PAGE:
Integrated vs. Non-Integrated Luminaires

As time goes on, it is becoming more and more apparent that LED lighting will soon take over. With the current ban of 40W through 100W incandescent light bulbs and the dropping prices of LED lighting, it is no surprise that LED lighting is the lighting of the present and will be lighting of the future. However, LED lighting was first, or in some cases still is, introduced into the market to replicate the incumbent technology so that consumers don’t get scared away by a lighting system that they can’t associate with their old one. What I mean here is that having a fixture where the consumer can physically take out the lamp and replace it if it burns out. Today, there seems to be plenty of interest in fixtures/luminaires where the lamp could be replaced.

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As time goes on, it is becoming more and more apparent that LED lighting will soon take over. With the current ban of 40W through 100W incandescent light bulbs and the dropping prices of LED lighting, it is no surprise that LED lighting is the lighting of the present and will be lighting of the future. However, LED lighting was first, or in some cases still is, introduced into the market to replicate the incumbent technology so that consumers don’t get scared away by a lighting system that they can’t associate with their old one. What I mean here is that having a fixture where the consumer can physically take out the lamp and replace it if it burns out. Today, there seems to be plenty of interest in fixtures/luminaires where the lamp could be replaced. These are what we call non-integrated luminaires since the lamp could be replaced after they burn out and the luminaire is still functional. These solutions are very appealing to certain users and applications. We have found that non-integrated luminaire solutions are appealing to building managers, contractors, and electricians. Non-integrated luminaires might offer longer life and energy savings when compared to fluorescent lighting; however, they are more than often lacking in light quality. Integrated luminaires1 appear to resonate more with applications that prioritize light quality, such as high-end retail stores, hospitality, healthcare, and offices.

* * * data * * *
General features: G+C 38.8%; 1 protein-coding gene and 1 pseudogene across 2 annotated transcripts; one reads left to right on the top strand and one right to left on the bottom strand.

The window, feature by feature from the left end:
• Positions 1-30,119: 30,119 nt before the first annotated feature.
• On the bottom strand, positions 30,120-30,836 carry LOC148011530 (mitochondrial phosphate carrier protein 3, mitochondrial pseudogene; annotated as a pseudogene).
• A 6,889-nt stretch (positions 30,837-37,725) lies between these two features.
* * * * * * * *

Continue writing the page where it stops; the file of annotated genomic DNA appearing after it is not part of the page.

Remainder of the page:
Though non-integrated luminaires seem to be more in demand for now, the integrated luminaires will be bigger in market size in the coming years as they offer longer term benefits and savings. There are currently luminaire form factors where integrated or modular luminaire solutions make up more than 50 percent of the LED luminaire shipments. With integrated solutions, the consumer will not only have better light quality but also the potential for better connectivity with controls.

This projection does however vary with respect to the applications or projects that LED lighting is going into. For instance, applications where the lighting designer or artist would like more flexibility in their design may just decide to concentrate on the design of the luminaire and use a light source that could just be plugged in rather than being integrated. The global luminaire report will give current market evaluations of all technologies along with market data for integrated and non-integrated LED luminaires.

The report provides analysis on the following major general lighting luminaire form factors: downlights, troffers, tracklights, high-bay, streetlights, and suspended pendants. The current market size of integrated vs. non-integrated solutions will be provided along with forecast of how the landscape is projected to change in the coming years.

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1 We classify all luminaires that do not have a replacement lamp as an integrated solution; modular solutions are classified as integrated solutions as well.

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